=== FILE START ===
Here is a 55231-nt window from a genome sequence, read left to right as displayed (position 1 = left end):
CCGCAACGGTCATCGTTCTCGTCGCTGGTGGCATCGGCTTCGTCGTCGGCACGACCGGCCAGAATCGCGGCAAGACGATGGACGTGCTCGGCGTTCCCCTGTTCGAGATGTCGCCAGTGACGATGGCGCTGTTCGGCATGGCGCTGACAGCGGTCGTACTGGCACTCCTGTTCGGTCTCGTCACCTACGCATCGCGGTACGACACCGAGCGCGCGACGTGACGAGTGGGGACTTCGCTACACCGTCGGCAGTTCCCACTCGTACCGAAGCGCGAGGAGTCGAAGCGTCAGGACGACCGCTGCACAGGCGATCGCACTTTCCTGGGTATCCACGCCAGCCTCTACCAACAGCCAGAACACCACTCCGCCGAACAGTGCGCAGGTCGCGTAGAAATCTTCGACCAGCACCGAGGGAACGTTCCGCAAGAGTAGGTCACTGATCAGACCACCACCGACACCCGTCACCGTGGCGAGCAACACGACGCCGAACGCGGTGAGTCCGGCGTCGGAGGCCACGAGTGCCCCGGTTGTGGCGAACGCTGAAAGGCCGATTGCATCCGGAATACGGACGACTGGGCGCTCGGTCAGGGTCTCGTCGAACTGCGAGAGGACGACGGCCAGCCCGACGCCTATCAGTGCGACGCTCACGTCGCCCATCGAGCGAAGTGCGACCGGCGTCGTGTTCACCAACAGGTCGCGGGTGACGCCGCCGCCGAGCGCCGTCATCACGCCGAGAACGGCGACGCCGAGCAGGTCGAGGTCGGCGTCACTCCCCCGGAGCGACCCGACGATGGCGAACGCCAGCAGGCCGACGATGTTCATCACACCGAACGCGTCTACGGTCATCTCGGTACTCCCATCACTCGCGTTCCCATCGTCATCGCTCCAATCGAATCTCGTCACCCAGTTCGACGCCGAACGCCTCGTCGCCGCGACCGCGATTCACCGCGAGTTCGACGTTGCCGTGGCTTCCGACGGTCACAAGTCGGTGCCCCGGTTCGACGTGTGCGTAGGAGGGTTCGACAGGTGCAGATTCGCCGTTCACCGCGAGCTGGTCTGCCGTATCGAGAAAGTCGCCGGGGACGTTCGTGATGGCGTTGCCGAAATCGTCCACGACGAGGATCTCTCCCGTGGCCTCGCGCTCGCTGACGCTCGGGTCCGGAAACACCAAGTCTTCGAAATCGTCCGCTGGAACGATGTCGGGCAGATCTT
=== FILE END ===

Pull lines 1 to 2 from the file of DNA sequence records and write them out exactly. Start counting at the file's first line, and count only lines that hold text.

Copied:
Here is a 55231-nt window from a genome sequence, read left to right as displayed (position 1 = left end):
CCGCAACGGTCATCGTTCTCGTCGCTGGTGGCATCGGCTTCGTCGTCGGCACGACCGGCCAGAATCGCGGCAAGACGATGGACGTGCTCGGCGTTCCCCTGTTCGAGATGTCGCCAGTGACGATGGCGCTGTTCGGCATGGCGCTGACAGCGGTCGTACTGGCACTCCTGTTCGGTCTCGTCACCTACGCATCGCGGTACGACACCGAGCGCGCGACGTGACGAGTGGGGACTTCGCTACACCGTCGGCAGTTCCCACTCGTACCGAAGCGCGAGGAGTCGAAGCGTCAGGACGACCGCTGCACAGGCGATCGCACTTTCCTGGGTATCCACGCCAGCCTCTACCAACAGCCAGAACACCACTCCGCCGAACAGTGCGCAGGTCGCGTAGAAATCTTCGACCAGCACCGAGGGAACGTTCCGCAAGAGTAGGTCACTGATCAGACCACCACCGACACCCGTCACCGTGGCGAGCAACACGACGCCGAACGCGGTGAGTCCGGCGTCGGAGGCCACGAGTGCCCCGGTTGTGGCGAACGCTGAAAGGCCGATTGCATCCGGAATACGGACGACTGGGCGCTCGGTCAGGGTCTCGTCGAACTGCGAGAGGACGACGGCCAGCCCGACGCCTATCAGTGCGACGCTCACGTCGCCCATCGAGCGAAGTGCGACCGGCGTCGTGTTCACCAACAGGTCGCGGGTGACGCCGCCGCCGAGCGCCGTCATCACGCCGAGAACGGCGACGCCGAGCAGGTCGAGGTCGGCGTCACTCCCCCGGAGCGACCCGACGATGGCGAACGCCAGCAGGCCGACGATGTTCATCACACCGAACGCGTCTACGGTCATCTCGGTACTCCCATCACTCGCGTTCCCATCGTCATCGCTCCAATCGAATCTCGTCACCCAGTTCGACGCCGAACGCCTCGTCGCCGCGACCGCGATTCACCGCGAGTTCGACGTTGCCGTGGCTTCCGACGGTCACAAGTCGGTGCCCCGGTTCGACGTGTGCGTAGGAGGGTTCGACAGGTGCAGATTCGCCGTTCACCGCGAGCTGGTCTGCCGTATCGAGAAAGTCGCCGGGGACGTTCGTGATGGCGTTGCCGAAATCGTCCACGACGAGGATCTCTCCCGTGGCCTCGCGCTCGCTGACGCTCGGGTCCGGAAACACCAAGTCTTCGAAATCGTCCGCTGGAACGATGTCGGGCAGATCTT